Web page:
In political terms, the first autonomist approach in Puerto Rico was presented by the town councils of San German (November 13, 1809) and San Juan (April 26, 1810), the two oldest cities in Puerto Rico. Both made use of the model of the provincial councils established in peninsular Spain to propose something similar. The town council of San Juan, which had chosen Power, asked for autonomy in economic and administrative matters. San German, bolder and also at a greater distance from the captain general, warned, first of all, that if Spain became subordinate to France, Puerto Rico would be at liberty to choose its own destiny.
Second, it asked that a provincial council be established made up of the captain general and the bishop (who at that time was a Creole liberal named Juan Alejo de Arizmendi) plus five deputies, one for each town council, for which it claimed “all the higher authority – governmental, military, and administrative – of the province” with responsibility “for all matters that concern the nation and the state, for the well-being and usefulness of the island and its inhabitants…” The council would even attend to appeals in certain civil and criminal suits. That is to say, it also claimed the legal jurisdiction that had belonged to the Audiencia de Puerto Príncipe (the Court of Puerto Principe), in Cuba, from 1795, when that of Santo Domingo was abolished. In fact, this petition for total political and administrative autonomy proposed a co-government with that of the captain general, but in addition, it was a carta de negociación (white paper) such as other town councils in the Americas had presented. Whether out of fear or for other reasons, what is sure is that the instructions were focused on asking for reforms that favored the development of Puerto Rico and a certain degree of administrative decentralization.
In the meanwhile, in San German (1809-1811), a separatist conspiracy came about linked to movements in Caracas, Mexico, and Bogota, to judge by some of the correspondence of the town council. In light of the documentation now known, it is difficult to say if Power knew of the conspiracy or if he was involved in it. It is perhaps more reasonable to think that he was not involved. Despite the conspiracy in San German, Power raised his voice to stress Puerto Rico’s loyalty. He proposed that the rebellious town be granted the title of “most noble and loyal.” To support his petition, he “claimed glorious deeds” and forgotten services that showed “the firm loyalty” and “heroic patriotism” of the residents. He stressed over and over again the loyalty of the Puerto Ricans, contrasting it with the commotion that affected a great part of Spain’s possessions in the Americas. But the awards commission of the assembly, based on a report from the Regency, did not find sufficient merit in the case and recommended that it be set aside, a decision that the Cortes ratified despite Power’s arguments.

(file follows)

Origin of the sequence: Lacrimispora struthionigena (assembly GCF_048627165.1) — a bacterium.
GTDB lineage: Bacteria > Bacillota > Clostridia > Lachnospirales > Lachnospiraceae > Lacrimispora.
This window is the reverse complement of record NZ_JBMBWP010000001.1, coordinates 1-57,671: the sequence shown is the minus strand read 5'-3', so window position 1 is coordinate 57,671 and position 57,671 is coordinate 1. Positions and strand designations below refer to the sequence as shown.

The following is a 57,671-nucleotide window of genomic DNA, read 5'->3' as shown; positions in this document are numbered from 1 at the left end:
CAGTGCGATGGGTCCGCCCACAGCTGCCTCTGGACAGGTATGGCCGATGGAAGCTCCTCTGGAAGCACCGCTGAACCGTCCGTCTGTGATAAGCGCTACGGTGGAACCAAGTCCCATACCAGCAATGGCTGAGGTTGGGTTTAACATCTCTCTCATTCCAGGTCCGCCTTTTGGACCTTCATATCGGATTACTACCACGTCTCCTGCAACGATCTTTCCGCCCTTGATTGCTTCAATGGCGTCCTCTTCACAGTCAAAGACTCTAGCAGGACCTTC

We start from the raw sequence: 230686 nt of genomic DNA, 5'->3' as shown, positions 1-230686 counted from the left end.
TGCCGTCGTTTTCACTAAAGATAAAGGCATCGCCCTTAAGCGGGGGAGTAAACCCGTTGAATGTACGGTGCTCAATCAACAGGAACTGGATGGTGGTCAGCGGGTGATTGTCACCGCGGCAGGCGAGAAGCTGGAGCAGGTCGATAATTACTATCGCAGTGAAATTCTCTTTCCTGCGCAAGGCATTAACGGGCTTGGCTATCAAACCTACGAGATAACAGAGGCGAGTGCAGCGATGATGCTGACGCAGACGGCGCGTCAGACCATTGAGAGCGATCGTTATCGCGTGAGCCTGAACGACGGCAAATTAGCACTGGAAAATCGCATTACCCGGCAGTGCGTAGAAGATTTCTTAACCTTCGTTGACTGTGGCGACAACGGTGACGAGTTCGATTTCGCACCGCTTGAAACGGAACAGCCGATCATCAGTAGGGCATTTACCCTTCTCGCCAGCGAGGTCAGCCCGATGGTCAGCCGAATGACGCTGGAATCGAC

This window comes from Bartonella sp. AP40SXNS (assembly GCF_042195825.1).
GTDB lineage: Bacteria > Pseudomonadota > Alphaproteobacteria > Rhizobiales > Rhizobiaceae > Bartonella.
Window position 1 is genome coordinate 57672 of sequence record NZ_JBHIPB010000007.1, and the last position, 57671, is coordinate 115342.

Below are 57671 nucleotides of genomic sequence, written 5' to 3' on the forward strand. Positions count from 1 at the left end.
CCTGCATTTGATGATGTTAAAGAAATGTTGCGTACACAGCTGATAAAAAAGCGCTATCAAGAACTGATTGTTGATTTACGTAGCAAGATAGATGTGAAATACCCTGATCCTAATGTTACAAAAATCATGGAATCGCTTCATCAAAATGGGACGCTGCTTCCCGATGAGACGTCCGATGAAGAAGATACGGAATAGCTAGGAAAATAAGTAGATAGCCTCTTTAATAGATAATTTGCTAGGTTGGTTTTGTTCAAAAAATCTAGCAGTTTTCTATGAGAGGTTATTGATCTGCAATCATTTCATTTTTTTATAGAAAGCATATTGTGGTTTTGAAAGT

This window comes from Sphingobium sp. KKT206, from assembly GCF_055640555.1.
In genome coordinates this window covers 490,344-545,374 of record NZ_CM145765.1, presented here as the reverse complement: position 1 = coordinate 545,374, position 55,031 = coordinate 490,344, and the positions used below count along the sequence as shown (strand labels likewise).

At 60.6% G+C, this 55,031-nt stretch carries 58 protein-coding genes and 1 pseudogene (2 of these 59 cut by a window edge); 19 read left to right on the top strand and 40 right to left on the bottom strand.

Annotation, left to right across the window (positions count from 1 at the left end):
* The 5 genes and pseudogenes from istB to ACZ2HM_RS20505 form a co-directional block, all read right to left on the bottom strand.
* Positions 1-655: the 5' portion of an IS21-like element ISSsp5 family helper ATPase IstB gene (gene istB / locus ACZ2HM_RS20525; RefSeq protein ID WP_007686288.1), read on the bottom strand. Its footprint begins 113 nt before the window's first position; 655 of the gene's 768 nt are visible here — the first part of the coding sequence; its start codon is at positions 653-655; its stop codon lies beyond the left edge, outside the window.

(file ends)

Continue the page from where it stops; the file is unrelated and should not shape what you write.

It was not the first time that Power had had to reaffirm his own loyalty and that of his province, besieged as he was by the hostility of Meléndez Bruna, the captain general of Puerto Rico. On August 20, 1811, in the midst of the jealousies and fears that also existed in the assembly in regard to Spain’s possessions in the Americas, a document was circulated in the assembly under the title of “Primeros sucesos desagradables en la Isla de Puerto Rico, consecuentes a la formación de la Junta Soberana de Caracas” (The First Disagreeable Events on the Island of Puerto Rico, Arising from the Formation of the Sovereign Council of Caracas). The author called himself “Amigo de la Verdad” (Truth’s Friend), even though it would not be too wild a guess that the emissaries of the implacable captain general were behind the anonymous document. Power, indignant at this new attempt to besmirch his “honor and ideas, which had always been respected,” insisted on the “permanent adherence of Puerto Rico to the cause of the motherland…,” but not without protesting once again against the arbitrary and despotic conduct of Meléndez Bruna.
There was no agreement among the town councils of Puerto Rico when the instructions were written out. Each council presented its instructions individually. Even so, taken as a whole, the instructions reveal likenesses that show the discontent of the councils with the colonial structure. The weight they gave to economic reform allowed Power to produce a synthesis that he presented to the assembly in the name of the province.
In the exposition that preceded the petitions, Power gave a brief historical overview of Puerto Rico, in which he described the numerous reasons for Puerto Rico’s slow progress. All the ills had a common root: the legislation in force had been extended to Puerto Rico without taking into account the particular circumstances of the island province. Throughout the long speech, he interspersed severe criticism of the political regime in power, especially of the person and absolute powers of the captain general.